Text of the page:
It was recently reported that the European Commission (EC) was considering a temporary ban on the use of facial recognition technology in public places. A draft white paper on artificial intelligence had reportedly stated that the “use of facial recognition technology by private or public actors in public spaces would be prohibited for a definite period (eg three to five years) during which a sound methodology for assessing the impacts of this technology and possible risk management measures could be identified and developed”.
It seems that the EC had changed its mind by the time they published the official white paper: On Artificial Intelligence – A European approach to excellence and trust. However, in section D (f) on Specific requirements for remote biometric identification, it warns that: “The gathering and use of biometric data for remote identification purposes, for instance through deployment of facial recognition in public places, carries specific risks for fundamental rights.” It goes on to note that: “in accordance with the current EU data protection rules and the Charter of Fundamental Rights, AI can only be used for remote biometric identification purposes [eg facial recognition] where such use is duly justified, proportionate and subject to adequate safeguard” and states that it will launch a “broad European debate on the specific circumstances, if any, which might justify such use, and on common safeguards.” So, although there are currently no official plans for a ban of facial recognition technology within the EU, this is certainly a potential outcome of the forthcoming debate.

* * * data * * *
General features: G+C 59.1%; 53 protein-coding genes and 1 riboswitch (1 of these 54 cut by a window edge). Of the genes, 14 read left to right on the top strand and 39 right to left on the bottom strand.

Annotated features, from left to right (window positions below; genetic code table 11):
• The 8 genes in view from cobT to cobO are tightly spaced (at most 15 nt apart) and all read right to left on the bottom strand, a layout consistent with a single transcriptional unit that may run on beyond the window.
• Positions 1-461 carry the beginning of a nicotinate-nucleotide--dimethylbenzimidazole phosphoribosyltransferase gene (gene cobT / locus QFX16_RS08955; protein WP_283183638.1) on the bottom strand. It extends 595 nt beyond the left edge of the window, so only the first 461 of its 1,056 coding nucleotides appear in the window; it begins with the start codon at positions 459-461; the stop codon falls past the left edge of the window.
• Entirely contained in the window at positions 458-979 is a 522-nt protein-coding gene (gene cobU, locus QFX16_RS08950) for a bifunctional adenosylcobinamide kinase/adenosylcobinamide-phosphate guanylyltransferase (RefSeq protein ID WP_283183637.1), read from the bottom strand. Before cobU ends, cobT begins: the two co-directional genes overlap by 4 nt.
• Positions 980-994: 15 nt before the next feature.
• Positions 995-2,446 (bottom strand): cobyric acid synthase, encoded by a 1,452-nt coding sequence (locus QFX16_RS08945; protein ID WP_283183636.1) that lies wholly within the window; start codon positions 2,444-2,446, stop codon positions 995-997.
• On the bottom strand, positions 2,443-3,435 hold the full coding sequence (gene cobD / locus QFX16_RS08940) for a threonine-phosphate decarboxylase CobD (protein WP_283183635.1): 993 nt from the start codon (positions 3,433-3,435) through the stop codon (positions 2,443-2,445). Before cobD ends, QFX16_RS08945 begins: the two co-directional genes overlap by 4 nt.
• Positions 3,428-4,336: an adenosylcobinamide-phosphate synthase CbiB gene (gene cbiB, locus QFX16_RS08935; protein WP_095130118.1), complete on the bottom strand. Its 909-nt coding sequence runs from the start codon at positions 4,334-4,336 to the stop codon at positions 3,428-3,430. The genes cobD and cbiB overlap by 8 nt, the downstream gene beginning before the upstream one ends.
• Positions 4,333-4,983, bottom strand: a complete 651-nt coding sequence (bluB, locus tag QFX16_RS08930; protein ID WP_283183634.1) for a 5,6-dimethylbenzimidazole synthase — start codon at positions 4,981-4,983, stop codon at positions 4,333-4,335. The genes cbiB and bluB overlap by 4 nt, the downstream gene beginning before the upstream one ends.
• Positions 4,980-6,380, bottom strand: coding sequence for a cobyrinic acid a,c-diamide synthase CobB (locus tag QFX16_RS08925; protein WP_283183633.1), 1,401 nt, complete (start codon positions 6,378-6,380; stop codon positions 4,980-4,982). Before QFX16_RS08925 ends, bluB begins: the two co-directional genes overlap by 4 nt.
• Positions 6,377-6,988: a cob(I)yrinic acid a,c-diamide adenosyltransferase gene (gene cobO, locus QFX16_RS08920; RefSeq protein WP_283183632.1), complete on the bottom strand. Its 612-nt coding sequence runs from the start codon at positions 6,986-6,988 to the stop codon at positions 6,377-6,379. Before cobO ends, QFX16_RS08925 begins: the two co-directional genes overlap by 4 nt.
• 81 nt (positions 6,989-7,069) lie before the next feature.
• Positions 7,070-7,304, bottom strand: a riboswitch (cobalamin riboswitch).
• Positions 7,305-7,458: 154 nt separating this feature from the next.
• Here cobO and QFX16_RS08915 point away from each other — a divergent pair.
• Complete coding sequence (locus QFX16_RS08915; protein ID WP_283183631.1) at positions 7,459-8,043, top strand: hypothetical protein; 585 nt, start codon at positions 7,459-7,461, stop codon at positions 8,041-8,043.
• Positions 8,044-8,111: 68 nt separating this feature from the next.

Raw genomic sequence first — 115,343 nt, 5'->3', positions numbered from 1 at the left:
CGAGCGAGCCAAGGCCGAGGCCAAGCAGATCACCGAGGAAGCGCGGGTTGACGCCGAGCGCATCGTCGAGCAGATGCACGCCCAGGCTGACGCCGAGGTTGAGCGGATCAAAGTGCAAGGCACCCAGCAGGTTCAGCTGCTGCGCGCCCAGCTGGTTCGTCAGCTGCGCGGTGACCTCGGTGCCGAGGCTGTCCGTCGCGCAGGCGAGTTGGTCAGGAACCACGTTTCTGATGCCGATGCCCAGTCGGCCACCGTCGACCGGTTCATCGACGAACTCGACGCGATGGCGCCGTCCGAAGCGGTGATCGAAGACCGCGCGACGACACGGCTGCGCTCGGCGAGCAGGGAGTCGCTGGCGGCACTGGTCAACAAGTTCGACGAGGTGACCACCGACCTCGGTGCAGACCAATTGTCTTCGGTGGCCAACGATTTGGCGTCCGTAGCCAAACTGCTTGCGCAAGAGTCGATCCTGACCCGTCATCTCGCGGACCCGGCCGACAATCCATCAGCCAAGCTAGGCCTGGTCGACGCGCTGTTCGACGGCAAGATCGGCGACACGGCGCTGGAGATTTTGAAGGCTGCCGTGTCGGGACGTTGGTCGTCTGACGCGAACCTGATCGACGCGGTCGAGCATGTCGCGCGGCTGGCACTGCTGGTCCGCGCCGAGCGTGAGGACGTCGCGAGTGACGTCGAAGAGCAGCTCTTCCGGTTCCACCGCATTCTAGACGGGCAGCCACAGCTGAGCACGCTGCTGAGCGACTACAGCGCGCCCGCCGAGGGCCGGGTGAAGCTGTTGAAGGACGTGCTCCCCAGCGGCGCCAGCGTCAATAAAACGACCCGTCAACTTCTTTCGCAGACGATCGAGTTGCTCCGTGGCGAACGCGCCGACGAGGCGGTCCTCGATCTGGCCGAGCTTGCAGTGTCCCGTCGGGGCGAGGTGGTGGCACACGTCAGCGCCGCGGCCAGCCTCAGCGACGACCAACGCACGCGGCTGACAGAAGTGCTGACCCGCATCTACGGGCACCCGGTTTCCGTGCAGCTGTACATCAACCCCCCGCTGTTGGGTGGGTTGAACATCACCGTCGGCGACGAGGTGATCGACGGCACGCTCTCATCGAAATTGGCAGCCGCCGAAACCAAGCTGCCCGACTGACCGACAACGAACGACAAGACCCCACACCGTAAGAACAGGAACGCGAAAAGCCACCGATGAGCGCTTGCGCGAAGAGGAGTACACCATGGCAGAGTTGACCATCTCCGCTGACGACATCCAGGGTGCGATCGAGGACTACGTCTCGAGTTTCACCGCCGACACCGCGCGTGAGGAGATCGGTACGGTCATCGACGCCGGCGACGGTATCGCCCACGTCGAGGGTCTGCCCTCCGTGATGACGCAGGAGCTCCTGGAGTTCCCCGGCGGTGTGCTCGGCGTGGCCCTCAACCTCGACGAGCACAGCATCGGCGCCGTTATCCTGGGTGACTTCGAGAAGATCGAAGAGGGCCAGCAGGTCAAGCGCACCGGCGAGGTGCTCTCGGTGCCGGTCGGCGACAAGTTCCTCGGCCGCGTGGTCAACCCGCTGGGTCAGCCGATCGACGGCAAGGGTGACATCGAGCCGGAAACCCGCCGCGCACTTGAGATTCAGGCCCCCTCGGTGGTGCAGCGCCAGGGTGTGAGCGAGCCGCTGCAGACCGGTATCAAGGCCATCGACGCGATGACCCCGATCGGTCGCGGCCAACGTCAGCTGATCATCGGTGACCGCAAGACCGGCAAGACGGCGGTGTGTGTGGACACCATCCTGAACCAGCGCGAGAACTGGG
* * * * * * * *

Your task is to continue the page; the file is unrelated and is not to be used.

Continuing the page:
Whilst the data protection regime in the UK is unlikely to diverge from the EU in the short term, the British government has suggested that there could be a broader divergence from EU regulations (in general) after the transition period. But in terms of automated facial recognition, it seems the UK will not be waiting for any European debate on the matter: the Metropolitan Police has announced it will use live facial recognition cameras operationally for the first time on London streets. This announcement follows the High Court decision in R (Bridges) v CCSWP and SSHD  EWHC 2341, the first case in the world regarding the use of facial recognition – see Chrysilla de Vere in INL1910.
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